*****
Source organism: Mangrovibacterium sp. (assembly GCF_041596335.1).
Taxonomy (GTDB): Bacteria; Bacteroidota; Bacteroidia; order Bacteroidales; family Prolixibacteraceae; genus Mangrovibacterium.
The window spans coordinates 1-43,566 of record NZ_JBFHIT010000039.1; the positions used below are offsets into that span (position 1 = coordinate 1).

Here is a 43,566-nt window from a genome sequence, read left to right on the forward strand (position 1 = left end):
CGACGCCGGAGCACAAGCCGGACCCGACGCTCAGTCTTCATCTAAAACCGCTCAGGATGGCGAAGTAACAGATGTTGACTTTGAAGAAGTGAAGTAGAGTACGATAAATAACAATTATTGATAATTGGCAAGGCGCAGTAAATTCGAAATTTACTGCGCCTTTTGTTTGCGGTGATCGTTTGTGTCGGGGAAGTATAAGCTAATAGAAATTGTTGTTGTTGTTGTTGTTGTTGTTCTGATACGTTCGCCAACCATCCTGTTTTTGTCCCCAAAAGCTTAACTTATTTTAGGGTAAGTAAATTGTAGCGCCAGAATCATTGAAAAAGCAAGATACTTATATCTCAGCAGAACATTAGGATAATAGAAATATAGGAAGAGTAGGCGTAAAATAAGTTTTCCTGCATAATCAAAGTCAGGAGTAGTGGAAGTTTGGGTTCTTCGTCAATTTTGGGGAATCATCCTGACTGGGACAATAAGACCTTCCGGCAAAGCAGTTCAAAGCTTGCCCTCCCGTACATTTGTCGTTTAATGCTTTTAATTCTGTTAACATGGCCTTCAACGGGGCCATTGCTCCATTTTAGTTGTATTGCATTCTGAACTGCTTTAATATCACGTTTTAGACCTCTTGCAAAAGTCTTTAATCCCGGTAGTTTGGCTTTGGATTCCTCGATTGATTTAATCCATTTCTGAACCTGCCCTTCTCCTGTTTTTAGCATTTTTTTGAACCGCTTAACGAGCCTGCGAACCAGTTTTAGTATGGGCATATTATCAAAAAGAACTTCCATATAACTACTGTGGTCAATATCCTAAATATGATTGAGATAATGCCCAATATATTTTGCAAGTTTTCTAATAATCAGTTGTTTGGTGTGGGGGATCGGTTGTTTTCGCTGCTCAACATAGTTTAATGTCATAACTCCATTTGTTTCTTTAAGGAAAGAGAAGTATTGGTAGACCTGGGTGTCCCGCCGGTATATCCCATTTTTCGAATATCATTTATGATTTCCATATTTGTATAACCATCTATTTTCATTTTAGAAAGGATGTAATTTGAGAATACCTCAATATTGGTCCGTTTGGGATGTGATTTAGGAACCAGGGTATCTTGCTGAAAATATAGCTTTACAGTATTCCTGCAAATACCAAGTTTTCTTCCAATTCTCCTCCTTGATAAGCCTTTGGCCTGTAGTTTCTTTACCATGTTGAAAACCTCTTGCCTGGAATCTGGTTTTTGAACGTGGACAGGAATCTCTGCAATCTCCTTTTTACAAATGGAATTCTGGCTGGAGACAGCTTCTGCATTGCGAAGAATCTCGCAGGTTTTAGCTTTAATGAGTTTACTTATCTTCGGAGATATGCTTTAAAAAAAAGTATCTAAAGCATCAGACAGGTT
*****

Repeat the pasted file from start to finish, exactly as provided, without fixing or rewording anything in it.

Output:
Source organism: Mangrovibacterium sp. (assembly GCF_041596335.1).
Taxonomy (GTDB): Bacteria; Bacteroidota; Bacteroidia; order Bacteroidales; family Prolixibacteraceae; genus Mangrovibacterium.
The window spans coordinates 1-43,566 of record NZ_JBFHIT010000039.1; the positions used below are offsets into that span (position 1 = coordinate 1).

Here is a 43,566-nt window from a genome sequence, read left to right on the forward strand (position 1 = left end):
CGACGCCGGAGCACAAGCCGGACCCGACGCTCAGTCTTCATCTAAAACCGCTCAGGATGGCGAAGTAACAGATGTTGACTTTGAAGAAGTGAAGTAGAGTACGATAAATAACAATTATTGATAATTGGCAAGGCGCAGTAAATTCGAAATTTACTGCGCCTTTTGTTTGCGGTGATCGTTTGTGTCGGGGAAGTATAAGCTAATAGAAATTGTTGTTGTTGTTGTTGTTGTTGTTCTGATACGTTCGCCAACCATCCTGTTTTTGTCCCCAAAAGCTTAACTTATTTTAGGGTAAGTAAATTGTAGCGCCAGAATCATTGAAAAAGCAAGATACTTATATCTCAGCAGAACATTAGGATAATAGAAATATAGGAAGAGTAGGCGTAAAATAAGTTTTCCTGCATAATCAAAGTCAGGAGTAGTGGAAGTTTGGGTTCTTCGTCAATTTTGGGGAATCATCCTGACTGGGACAATAAGACCTTCCGGCAAAGCAGTTCAAAGCTTGCCCTCCCGTACATTTGTCGTTTAATGCTTTTAATTCTGTTAACATGGCCTTCAACGGGGCCATTGCTCCATTTTAGTTGTATTGCATTCTGAACTGCTTTAATATCACGTTTTAGACCTCTTGCAAAAGTCTTTAATCCCGGTAGTTTGGCTTTGGATTCCTCGATTGATTTAATCCATTTCTGAACCTGCCCTTCTCCTGTTTTTAGCATTTTTTTGAACCGCTTAACGAGCCTGCGAACCAGTTTTAGTATGGGCATATTATCAAAAAGAACTTCCATATAACTACTGTGGTCAATATCCTAAATATGATTGAGATAATGCCCAATATATTTTGCAAGTTTTCTAATAATCAGTTGTTTGGTGTGGGGGATCGGTTGTTTTCGCTGCTCAACATAGTTTAATGTCATAACTCCATTTGTTTCTTTAAGGAAAGAGAAGTATTGGTAGACCTGGGTGTCCCGCCGGTATATCCCATTTTTCGAATATCATTTATGATTTCCATATTTGTATAACCATCTATTTTCATTTTAGAAAGGATGTAATTTGAGAATACCTCAATATTGGTCCGTTTGGGATGTGATTTAGGAACCAGGGTATCTTGCTGAAAATATAGCTTTACAGTATTCCTGCAAATACCAAGTTTTCTTCCAATTCTCCTCCTTGATAAGCCTTTGGCCTGTAGTTTCTTTACCATGTTGAAAACCTCTTGCCTGGAATCTGGTTTTTGAACGTGGACAGGAATCTCTGCAATCTCCTTTTTACAAATGGAATTCTGGCTGGAGACAGCTTCTGCATTGCGAAGAATCTCGCAGGTTTTAGCTTTAATGAGTTTACTTATCTTCGGAGATATGCTTTAAAAAAAAGTATCTAAAGCATCAGACAGGTT